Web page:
There were certain places Crowley never wanted to return to. Golgotha was one of them.

“People keep saying it’s here,” Aziraphale said, pointing several times at the map as though Crowley didn’t know. “Why do they say that?”

“Because humans uncover things and then make connections with what they think is true,” said Crowley.

“True, but… well. Hm. I suppose that just means the actual site is as clear as it always is.”

Aziraphale treated the entire thing as though he had done this every year. Or as if this would be a fun trip.

It wasn’t a fun trip. Crowley knew. He did this every year that he was awake and hadn’t been caught up with Hell’s orders.

He wished he had never started, but he couldn’t stop now. He would have felt worse about it otherwise. But now that it was part of his routine, now that Hell couldn’t get in the way… Crowley wished he had managed not to tell Aziraphale. He knew the angel wanted to help, but putting more attention on it like this, making it something for the two of them, made it harder somehow.

They headed out when Crowley could force himself. Aziraphale chattered on about the current climate.* He didn’t rush him. Crowley made sure they had all the proper items already manifested so no one would question them. He could miracle things otherwise, or Aziraphale could, but he didn’t want to bother.

No one else would know this was the spot. Just as no human would ever really know Yeshua. Not even Aziraphale. Not like Crowley.

“Why did you really take him so many places?” Aziraphale asked. His hands twisted together. Crowley realized this was taking more from him than he had let on earlier.

Crowley shrugged. “Below wanted me to tempt him.”

“Yes, but?”

“He didn’t do anything wrong. He was just… a good person? A person. He wasn’t perfect, like you’d except the Son to be. He was sort of better than that. He knew he didn’t have long and I… wanted it to seem like he’d had longer than he had.”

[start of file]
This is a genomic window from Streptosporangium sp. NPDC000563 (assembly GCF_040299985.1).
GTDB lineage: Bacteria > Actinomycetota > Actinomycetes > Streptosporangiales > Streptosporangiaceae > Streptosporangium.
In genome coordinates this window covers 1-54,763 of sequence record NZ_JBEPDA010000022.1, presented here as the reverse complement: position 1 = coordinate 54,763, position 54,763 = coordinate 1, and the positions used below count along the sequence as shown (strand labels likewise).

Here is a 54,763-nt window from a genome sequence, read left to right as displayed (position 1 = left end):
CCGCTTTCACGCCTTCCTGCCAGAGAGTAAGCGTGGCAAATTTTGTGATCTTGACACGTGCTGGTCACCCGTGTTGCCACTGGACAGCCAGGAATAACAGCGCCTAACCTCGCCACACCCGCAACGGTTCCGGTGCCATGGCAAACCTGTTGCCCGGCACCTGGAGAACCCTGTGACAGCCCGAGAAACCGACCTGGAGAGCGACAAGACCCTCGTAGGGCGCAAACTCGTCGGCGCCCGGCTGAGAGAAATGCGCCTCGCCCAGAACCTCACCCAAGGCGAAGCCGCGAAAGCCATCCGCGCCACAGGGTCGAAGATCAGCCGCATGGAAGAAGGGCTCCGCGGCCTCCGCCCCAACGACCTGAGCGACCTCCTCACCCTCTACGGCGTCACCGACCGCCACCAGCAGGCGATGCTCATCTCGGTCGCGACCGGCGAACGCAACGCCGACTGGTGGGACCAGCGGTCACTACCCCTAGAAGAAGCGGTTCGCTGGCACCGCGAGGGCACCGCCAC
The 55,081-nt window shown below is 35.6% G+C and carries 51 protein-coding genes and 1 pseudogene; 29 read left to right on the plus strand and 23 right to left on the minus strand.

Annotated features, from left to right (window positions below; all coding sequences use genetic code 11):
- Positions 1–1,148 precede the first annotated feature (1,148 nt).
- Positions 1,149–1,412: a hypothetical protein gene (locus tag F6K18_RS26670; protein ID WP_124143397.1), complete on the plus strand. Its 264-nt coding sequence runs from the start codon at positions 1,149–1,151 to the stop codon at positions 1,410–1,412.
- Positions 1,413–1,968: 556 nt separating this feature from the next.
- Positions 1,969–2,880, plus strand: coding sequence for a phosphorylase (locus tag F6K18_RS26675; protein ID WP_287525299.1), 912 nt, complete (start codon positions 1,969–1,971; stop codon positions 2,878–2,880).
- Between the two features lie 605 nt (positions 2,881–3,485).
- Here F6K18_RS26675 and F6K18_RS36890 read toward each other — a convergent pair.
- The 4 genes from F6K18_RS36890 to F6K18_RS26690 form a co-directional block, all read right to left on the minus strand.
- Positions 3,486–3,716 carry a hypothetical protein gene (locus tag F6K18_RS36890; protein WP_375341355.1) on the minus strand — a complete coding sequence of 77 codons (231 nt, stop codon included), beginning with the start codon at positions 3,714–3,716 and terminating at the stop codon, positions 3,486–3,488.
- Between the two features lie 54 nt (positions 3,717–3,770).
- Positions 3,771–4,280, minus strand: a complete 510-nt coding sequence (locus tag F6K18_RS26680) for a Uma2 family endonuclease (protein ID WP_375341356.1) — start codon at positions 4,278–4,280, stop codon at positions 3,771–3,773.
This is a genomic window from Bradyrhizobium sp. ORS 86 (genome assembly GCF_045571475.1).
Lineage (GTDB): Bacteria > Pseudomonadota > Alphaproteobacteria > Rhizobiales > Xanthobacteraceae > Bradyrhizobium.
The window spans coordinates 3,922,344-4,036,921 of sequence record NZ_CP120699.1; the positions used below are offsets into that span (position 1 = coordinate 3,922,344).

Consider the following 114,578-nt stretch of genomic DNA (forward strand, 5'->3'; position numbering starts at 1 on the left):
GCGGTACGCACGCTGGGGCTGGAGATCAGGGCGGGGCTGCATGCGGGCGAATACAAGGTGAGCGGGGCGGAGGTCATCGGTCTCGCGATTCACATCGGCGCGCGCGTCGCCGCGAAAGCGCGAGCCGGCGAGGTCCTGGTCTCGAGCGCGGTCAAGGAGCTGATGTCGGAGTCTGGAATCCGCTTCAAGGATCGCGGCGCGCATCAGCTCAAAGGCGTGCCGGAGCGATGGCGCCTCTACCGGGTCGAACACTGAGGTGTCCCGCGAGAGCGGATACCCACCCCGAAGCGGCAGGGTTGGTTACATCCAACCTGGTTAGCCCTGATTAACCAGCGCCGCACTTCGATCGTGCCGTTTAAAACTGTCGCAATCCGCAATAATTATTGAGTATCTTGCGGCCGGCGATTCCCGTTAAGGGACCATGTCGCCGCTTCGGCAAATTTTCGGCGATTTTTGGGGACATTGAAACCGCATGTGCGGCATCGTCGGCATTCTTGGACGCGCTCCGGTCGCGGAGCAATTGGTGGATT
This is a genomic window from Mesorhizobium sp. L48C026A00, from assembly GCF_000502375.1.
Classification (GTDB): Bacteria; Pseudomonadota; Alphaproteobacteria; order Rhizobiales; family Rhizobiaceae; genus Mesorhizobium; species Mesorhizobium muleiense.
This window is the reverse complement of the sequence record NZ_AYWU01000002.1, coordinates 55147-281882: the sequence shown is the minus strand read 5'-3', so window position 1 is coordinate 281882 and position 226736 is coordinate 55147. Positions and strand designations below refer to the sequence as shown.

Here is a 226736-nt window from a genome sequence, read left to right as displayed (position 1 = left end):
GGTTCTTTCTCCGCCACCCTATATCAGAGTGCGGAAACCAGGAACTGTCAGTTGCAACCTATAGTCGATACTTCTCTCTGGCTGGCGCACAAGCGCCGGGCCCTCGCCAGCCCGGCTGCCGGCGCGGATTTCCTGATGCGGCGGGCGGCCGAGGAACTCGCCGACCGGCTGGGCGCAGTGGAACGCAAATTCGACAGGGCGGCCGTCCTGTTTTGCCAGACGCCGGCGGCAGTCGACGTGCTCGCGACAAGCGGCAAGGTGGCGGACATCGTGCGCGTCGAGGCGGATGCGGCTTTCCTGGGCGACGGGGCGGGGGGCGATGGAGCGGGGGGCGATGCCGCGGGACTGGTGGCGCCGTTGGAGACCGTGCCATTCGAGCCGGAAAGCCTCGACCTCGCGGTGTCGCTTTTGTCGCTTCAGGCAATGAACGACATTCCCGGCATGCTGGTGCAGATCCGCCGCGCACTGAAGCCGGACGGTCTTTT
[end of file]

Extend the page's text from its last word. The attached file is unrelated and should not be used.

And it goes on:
Aziraphale chuckled weakly, but if he wanted to say something, he kept it to himself.

“I just didn’t understand. And I don’t want to hear about sacrificing oneself for whatever. It’s stupid.”

“We were ready to sacrifice ourselves for the world.”

Crowley shoved his hands into his pockets. “Feh. Not the same. If we didn’t try, there might not have been a world to live in anyway. He could have just lived. Don’t tell me it wasn’t senseless. It felt senseless.”

“…I questioned it too.”

Crowley raised an eyebrow, glancing back over his shoulder. Aziraphale stood there, hands clasped together, staring blankly past him.

“Every time someone died. I questioned.”

The tense was wrong, but Crowley wouldn’t correct him.

“…I was too scared to say it aloud.”

“I don’t think it’s anything wrong to not think some people shouldn’t die,”  said Crowley. “It makes you a nice person.”

“‘The only thing necessary for the triumph of evil is for good men to do nothing’.”

“Neither good or evil won before.”

Aziraphale smiled. “No. And between the two of us, sometimes I’m not certain which is which.”

Crowley had to agree. He wasn’t as evil as he should have been. Aziraphale wasn’t good like Heaven wanted. He couldn’t agree with other people’s definitions of the two things.

“Yeah,” was all he said.

Without missing a beat, Aziraphale took him by the arm and returned them to the city where they would eat at whichever place grabbed the angel’s attention first.

Crowley would do this again next year. He decided it wouldn’t be bad with Aziraphale tagging along.

*Thankfully the weather and not anything else, Crowley didn’t want to hear it right now. Good or bad.

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